January 13, 2010
Reading about the out of court settlement obtained between the province, the O.P.P. and the Caledonia couple who have been living alongside the forefront of the native occupation of a former building site in Caledonia, which will be ongoing for four years as of this February 28th, I am certain that I was not the only one, either here in Caledonia or watching events from elsewhere, who read of its contents with anything other than mixed emotions.
I was pleased that Dave Brown and Dana Chatwell had finally received some compensation for the four years that they have had to endure the threats and intimation of not only native occupiers but a police force which, far from making any attempt to guarantee their personal safety, instead, according to testimony, branded the family themselves as the antagonists in several actions in which they became involved with while defending what they saw as their legal property and civil rights; attempting to safeguard their home and family in the overt absence of any police willingness to do so. The police view even evolved to the point that when the family's home was ransacked and vandalized in their absence the O.P.P. preferred to believe that it was probably self inflicted and proceeded to secretly install surveillance equipment in the family's kitchen in their attempts to prove it.
Much less welcome was that almost everything else that this settlement appears to entail leaves not only articles, much more far reaching than this one isolated case, still unsettled or even properly addressed while forever silencing two voices which should rightly be able to be hears on any related matters in what most people still might consider a free and representative society. The very little that is allowed to be known about this agreement between two private citizens and the people's elected government is that there is a settlement to which the involved citizens' only permitted comment is that "We're supposed to say we're happy" according to Chatwell.
To this end as well, the government has seen fit to draw a line through the very centre of this family by demanding that not even their teenage son is to know the dollar value which could buy off an adjudicated justice in exchange for the removal from their shared lives, untold years of continued anxiety, torment and financial hardship; an effort in which they were well aware would have found their own government's bottomless public coffers used against them to fund appeal after draining, drawn out appeal... all the while obligating them to remain in their isolated and unsaleable home.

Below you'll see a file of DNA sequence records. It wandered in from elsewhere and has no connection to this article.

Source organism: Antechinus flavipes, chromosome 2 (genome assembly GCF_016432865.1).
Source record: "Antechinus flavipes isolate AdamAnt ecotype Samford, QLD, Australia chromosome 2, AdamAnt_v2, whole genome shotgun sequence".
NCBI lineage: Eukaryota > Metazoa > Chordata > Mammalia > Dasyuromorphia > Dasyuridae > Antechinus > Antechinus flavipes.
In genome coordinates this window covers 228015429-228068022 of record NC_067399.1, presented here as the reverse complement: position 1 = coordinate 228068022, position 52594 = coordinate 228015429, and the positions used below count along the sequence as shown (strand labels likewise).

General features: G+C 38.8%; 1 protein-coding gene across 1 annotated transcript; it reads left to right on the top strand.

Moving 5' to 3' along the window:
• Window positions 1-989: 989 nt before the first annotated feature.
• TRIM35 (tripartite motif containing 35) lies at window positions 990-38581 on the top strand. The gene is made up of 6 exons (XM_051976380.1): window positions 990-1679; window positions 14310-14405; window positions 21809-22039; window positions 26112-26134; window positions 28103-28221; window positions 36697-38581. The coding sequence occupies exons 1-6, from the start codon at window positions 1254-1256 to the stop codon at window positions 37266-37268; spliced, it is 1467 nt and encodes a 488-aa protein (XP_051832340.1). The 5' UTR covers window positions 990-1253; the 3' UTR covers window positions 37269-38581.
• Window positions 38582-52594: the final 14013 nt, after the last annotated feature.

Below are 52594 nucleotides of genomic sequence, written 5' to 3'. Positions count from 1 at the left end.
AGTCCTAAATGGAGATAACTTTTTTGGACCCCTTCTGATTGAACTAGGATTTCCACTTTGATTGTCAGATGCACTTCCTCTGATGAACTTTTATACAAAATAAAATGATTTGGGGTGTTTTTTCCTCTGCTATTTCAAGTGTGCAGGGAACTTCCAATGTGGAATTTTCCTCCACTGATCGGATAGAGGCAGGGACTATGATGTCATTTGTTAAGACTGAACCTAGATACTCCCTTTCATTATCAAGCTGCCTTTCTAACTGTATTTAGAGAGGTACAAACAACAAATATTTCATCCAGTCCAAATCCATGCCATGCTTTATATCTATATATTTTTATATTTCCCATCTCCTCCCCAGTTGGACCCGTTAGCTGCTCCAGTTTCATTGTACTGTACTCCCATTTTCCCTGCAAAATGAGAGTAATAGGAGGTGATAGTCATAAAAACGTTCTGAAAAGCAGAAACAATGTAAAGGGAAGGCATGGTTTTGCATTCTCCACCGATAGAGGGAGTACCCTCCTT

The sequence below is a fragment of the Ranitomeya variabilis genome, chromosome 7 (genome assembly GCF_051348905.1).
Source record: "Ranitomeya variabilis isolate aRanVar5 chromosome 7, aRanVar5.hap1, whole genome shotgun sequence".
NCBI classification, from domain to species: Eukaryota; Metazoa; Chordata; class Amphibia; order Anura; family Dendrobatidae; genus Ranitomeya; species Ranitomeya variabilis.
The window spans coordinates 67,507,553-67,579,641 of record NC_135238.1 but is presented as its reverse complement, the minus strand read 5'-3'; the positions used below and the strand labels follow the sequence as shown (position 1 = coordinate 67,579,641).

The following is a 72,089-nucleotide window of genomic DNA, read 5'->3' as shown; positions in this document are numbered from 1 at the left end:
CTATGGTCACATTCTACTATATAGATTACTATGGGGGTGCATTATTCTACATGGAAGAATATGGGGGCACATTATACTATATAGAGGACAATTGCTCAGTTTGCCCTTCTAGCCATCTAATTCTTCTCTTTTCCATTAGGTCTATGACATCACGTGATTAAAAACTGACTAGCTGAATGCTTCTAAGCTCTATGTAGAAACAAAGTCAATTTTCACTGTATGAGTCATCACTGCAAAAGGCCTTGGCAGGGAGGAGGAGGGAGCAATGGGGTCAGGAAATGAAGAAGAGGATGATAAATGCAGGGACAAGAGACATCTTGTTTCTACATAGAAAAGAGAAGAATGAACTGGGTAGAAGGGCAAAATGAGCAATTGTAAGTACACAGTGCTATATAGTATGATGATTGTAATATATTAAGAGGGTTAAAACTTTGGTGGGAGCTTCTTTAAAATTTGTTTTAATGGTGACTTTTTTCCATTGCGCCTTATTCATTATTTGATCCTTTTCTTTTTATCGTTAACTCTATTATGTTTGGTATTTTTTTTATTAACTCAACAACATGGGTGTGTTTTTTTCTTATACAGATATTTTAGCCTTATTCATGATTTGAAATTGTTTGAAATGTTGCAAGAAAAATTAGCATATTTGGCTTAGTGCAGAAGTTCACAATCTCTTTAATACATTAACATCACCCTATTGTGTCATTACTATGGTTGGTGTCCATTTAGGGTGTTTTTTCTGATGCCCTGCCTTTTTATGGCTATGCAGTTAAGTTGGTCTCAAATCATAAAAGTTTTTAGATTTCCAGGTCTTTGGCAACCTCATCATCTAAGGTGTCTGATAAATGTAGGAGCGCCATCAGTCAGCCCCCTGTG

More disturbing though than any financial short-sell the couple may have been coerced into making is the gag order which this settlement has effectively placed upon both of them to speak "negatively" anymore about what they have experienced during the nightmarish times in their own home, while simultaneously absolving both the government and the O.P.P. of any accountability for how events were handled. If the plaintives' accusations had ever been proven in the courts the government is well aware that it would have set the groundwork for not just more lawsuits but also the vindication for all of those who had dared to challenge the actions of both institutions and had been, in turn, publicly pilloried for their claims'
The idea that our elected public servants, in concert with those who are obligated to enforce our laws and who are sworn to serve and protect us all, might be allowed to extort protection from the consequences of their own dereliction and negligence through offers of deliverance from a hell of their own creation is perhaps one of the most repugnant concepts that I can imagine for a free people to accept living under. That they can also permanently muzzle those who might speak against them and do so using the money of those whom they are threatening makes it only the more detestable.
The house in question is now to pass into the ownership of the provincial government. The family that for so long had considered it their own personal domain and had lived their lives believing themselves safe within it, will now take their negotiated payment for it from the government and, with the tethered compensation granted to them, seek somewhere else they consider safe and secure, even now, within the community that they have grown to know and trust. The home itself will, no doubt, sit empty for a time upon the edge of what has remained for these four years contested land. Yet given the established management of other provincial properties located within the town, I truly question if many will be surprised upon hearing of its unexpected demise one night amidst a fire of indeterminate but suspicious origins.
And the line in the sand will have been redrawn further back, once again.
Robert Sorrell, Caledonia